Ahead of the UN Climate Change Conference COP26 in Glasgow next week, Agris Director Ed Stiles shares his thoughts on how operationally-focused private investors like Maris can help deliver COP26 goals.
COP26 Goal 3 Mobilising Finance: developed countries must make good on their promise to mobilise at least $100bn in climate finance per year by 2020. International financial institutions must play their part and we need to work towards unleashing the trillions in private and public sector finance required to secure global net zero.
Rich countries have so far failed to deliver the $100bn per year that was promised to help the developing world cope with climate change. Public climate finance simply isn’t trickling down fast enough to those of us on the ground who need to de-risk environmentally and socially impactful projects that do not generate appealing returns for traditional investors.
More Trees Anyone?
Equatoria Teak Company in South Sudan, manages over 2,200 hectares of teak plantations, within a 25,000 ha concession. We have planted over 2 million new trees and in 2020 started a coffee outgrower project – Excelling in Excelsa – to provide employment and incomes for more than 1000 local small-scale farmers. ETC clearly contributes to securing global net zero by mid-century, keeping 1.5 degrees within reach (COP26 Goal 1) and adapting to protect communities and natural habitats (COP26 Goal 2).
As an established presence in the area, with deep operational experience, we are the ideal partner to help create more employment within climate friendly activities. We are regenerating degraded ecosystems and protecting indigenous forests – and could do more with the right finance. We are prepared to be 100% accountable for the investment, the social and environmental impact would be huge, but there should not be the expectation of a significant financial return.
Operating in South Sudan is challenging. Decades-long violence has left the population in extreme poverty and undermined the rule of law. Forests are under threat from slash and burn agricultural practices and a lack of legislation to protect forests enables the ongoing poaching of plantation timber and indigenous trees.
Establishing projects in a hostile operating environment like this is complex and expensive and will not deliver favourable returns, at least in the short or medium term.
Carbon credits seem to have potential, but reaching the point of accreditation is complex and expensive. The upfront costs of designing and implementing a project that might be eligible for carbon credits is prohibitive, the financial return marginal and uncertain. Forestry projects take a long time to generate income that can be used to support ancillary activities – trees don’t mature overnight.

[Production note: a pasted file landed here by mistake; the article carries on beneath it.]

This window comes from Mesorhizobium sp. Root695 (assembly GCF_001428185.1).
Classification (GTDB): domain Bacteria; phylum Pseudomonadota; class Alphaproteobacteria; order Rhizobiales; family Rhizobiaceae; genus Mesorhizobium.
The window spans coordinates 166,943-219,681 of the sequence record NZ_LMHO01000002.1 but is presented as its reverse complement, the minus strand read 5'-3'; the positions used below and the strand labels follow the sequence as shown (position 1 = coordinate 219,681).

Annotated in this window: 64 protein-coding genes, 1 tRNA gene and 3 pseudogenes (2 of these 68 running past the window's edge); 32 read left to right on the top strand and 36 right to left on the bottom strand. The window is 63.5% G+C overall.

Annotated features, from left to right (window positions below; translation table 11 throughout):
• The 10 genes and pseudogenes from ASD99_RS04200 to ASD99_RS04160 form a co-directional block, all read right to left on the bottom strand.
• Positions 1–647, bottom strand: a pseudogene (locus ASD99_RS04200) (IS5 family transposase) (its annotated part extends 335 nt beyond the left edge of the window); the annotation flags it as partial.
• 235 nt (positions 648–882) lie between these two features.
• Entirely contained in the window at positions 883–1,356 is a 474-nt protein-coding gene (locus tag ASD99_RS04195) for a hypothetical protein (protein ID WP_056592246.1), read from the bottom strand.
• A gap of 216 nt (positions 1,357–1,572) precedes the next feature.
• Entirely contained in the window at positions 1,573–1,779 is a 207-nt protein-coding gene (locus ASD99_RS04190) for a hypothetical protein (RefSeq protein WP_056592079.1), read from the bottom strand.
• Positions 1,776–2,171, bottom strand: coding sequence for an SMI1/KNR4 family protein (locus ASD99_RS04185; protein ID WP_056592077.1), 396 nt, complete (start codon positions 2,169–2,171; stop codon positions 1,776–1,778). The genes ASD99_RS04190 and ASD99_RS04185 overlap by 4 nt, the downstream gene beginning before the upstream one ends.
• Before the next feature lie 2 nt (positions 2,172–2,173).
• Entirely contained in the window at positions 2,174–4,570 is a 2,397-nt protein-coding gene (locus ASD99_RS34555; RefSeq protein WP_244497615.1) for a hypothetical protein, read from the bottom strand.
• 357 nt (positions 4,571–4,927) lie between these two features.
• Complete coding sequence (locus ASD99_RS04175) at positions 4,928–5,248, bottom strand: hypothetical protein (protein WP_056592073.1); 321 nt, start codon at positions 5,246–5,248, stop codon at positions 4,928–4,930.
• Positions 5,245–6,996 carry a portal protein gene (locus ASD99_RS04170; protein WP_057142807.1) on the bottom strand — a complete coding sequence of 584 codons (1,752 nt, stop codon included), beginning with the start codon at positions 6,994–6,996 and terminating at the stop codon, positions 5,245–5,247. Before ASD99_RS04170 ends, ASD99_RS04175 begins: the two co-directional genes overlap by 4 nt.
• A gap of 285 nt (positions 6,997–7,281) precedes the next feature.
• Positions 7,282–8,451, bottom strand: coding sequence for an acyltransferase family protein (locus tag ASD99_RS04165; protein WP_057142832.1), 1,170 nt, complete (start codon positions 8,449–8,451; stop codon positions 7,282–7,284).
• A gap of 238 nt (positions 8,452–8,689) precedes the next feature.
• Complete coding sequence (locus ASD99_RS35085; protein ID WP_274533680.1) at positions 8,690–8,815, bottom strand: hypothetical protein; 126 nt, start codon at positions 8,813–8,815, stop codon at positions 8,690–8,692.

Public- Private Partnership Mindset Change
Excelling in Excelsa diversifies the business while the teak matures and will revive local coffee growing – once a thriving sector. It is part funded with donor finance, in line with COP26 goal 2: in addition to creating new employment, the project helps farmers achieve higher returns from the same piece of land thereby encouraging them to stop slash and burn.
Across the continent there is huge potential for businesses like ETC to deliver these ‘bolt-on’ projects, quickly and with almost immediate impact. But time and again I hear private sector colleagues complain about working with publicly-funded institutions, who are unfamiliar and overly cautious about engaging with the private sector and seem to lack urgency. Where businesses can access public money there are often delays, setting projects back, and jeopardising relationships with local communities when they don’t get what has been promised.
COP26 goal 4 is to work together to address the challenges of climate change. There shouldn’t be the fear of people and companies making profit, because this is primarily what’s required for them to be sustainable.
When PPPs do get off the ground they of course must be properly monitored and audited, but private businesses simply cannot cope with burdensome bureaucracy and unnecessary delays, especially in markets that are already difficult to operate in. Red-tape and paperwork should not be a reason for climate finance failing to reach the places where it’s most needed.